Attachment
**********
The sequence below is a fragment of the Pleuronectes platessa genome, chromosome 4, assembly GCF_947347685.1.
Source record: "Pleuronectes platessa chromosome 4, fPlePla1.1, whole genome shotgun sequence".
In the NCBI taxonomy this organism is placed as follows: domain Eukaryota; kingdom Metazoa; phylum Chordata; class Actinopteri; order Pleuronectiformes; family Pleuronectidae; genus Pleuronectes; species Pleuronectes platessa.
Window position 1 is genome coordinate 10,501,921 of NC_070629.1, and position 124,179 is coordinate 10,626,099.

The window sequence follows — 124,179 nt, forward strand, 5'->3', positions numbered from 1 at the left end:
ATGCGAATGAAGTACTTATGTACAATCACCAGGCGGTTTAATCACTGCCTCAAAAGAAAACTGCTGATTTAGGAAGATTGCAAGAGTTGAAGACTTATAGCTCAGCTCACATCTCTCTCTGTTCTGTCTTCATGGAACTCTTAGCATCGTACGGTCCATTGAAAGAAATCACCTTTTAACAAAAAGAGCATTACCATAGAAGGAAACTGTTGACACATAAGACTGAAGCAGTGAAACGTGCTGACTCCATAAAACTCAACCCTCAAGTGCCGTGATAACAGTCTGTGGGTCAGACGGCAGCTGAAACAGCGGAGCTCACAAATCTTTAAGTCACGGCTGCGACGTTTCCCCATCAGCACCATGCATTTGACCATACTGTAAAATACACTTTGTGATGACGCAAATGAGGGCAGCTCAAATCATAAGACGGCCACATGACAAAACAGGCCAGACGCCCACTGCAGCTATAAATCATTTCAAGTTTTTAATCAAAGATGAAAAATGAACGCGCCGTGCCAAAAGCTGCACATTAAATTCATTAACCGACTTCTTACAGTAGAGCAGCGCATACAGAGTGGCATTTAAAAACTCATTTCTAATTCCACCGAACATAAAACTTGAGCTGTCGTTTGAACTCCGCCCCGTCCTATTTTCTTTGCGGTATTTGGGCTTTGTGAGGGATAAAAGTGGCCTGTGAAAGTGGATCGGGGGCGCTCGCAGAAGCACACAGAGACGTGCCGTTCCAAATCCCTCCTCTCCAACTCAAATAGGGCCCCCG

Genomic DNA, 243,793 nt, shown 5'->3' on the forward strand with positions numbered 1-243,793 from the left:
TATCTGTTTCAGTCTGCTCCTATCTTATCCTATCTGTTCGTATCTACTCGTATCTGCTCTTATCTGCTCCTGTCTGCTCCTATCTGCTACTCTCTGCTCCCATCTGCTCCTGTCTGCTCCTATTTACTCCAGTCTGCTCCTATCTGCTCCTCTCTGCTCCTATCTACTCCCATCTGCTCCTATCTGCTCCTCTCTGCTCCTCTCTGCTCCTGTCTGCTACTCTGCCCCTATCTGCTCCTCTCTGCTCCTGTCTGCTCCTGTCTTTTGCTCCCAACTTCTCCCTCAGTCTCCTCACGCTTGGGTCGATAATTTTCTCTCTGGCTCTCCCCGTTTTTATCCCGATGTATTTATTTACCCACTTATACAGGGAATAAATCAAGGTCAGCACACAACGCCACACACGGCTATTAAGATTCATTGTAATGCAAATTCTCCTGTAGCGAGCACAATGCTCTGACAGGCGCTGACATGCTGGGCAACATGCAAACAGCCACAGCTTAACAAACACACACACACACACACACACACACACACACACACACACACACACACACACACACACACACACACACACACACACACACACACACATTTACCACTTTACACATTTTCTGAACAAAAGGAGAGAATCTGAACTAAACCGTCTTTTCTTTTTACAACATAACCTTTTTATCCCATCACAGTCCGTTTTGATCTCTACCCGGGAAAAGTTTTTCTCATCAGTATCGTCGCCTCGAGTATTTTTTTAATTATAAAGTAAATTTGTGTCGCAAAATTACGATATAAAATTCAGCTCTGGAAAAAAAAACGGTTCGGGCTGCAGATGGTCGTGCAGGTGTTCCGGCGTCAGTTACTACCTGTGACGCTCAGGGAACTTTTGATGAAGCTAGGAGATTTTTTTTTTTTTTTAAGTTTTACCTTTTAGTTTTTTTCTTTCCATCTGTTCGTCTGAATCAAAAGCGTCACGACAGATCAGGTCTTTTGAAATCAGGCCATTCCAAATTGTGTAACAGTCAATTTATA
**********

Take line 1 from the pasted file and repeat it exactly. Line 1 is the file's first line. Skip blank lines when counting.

The sequence below is a fragment of the Pleuronectes platessa genome, chromosome 4, assembly GCF_947347685.1.